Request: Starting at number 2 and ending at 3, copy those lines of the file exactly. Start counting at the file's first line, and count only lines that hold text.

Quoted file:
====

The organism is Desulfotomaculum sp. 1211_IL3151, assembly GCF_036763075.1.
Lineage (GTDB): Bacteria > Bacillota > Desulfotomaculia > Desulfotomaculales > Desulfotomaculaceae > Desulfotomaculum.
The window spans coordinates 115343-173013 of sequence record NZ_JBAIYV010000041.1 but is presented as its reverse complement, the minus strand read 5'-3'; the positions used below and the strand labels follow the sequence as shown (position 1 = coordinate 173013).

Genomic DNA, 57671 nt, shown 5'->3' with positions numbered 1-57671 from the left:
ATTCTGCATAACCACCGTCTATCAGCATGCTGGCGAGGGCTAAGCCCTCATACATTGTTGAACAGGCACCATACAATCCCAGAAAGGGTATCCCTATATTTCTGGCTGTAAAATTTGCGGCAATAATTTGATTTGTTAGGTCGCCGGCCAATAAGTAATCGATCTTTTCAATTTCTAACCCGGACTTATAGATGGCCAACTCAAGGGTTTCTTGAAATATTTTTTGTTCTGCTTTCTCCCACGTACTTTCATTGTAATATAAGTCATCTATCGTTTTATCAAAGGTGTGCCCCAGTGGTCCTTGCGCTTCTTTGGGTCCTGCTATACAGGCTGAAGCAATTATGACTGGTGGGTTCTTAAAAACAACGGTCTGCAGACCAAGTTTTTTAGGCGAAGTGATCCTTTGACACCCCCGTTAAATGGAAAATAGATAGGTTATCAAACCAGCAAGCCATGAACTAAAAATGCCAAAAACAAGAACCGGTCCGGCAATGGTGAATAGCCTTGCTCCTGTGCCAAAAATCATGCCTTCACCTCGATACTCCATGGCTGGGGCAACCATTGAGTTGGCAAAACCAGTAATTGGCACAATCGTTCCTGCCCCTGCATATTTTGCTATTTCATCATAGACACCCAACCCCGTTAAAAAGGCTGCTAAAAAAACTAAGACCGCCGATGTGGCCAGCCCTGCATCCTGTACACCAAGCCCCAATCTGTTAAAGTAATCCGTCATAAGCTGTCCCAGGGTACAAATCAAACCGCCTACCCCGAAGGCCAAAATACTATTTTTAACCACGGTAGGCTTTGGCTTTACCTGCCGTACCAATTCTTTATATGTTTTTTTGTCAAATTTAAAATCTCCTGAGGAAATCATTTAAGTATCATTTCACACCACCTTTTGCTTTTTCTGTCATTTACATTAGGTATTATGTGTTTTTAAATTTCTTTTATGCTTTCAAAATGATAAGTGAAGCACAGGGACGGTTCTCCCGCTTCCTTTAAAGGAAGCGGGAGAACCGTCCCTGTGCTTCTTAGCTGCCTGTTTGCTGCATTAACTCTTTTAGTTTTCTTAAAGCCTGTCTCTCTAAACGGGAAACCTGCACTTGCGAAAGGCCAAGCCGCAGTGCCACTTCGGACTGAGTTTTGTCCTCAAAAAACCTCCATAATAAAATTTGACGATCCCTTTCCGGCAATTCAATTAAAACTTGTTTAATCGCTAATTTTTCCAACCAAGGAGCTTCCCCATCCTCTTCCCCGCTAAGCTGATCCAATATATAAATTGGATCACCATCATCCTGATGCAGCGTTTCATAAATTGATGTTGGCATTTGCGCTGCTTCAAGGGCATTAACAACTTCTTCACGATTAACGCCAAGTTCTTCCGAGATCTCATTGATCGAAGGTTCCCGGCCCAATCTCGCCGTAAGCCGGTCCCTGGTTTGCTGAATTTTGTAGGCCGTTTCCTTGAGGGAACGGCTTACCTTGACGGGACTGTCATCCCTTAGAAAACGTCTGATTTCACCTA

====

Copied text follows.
Lineage (GTDB): Bacteria > Bacillota > Desulfotomaculia > Desulfotomaculales > Desulfotomaculaceae > Desulfotomaculum.
The window spans coordinates 115343-173013 of sequence record NZ_JBAIYV010000041.1 but is presented as its reverse complement, the minus strand read 5'-3'; the positions used below and the strand labels follow the sequence as shown (position 1 = coordinate 173013).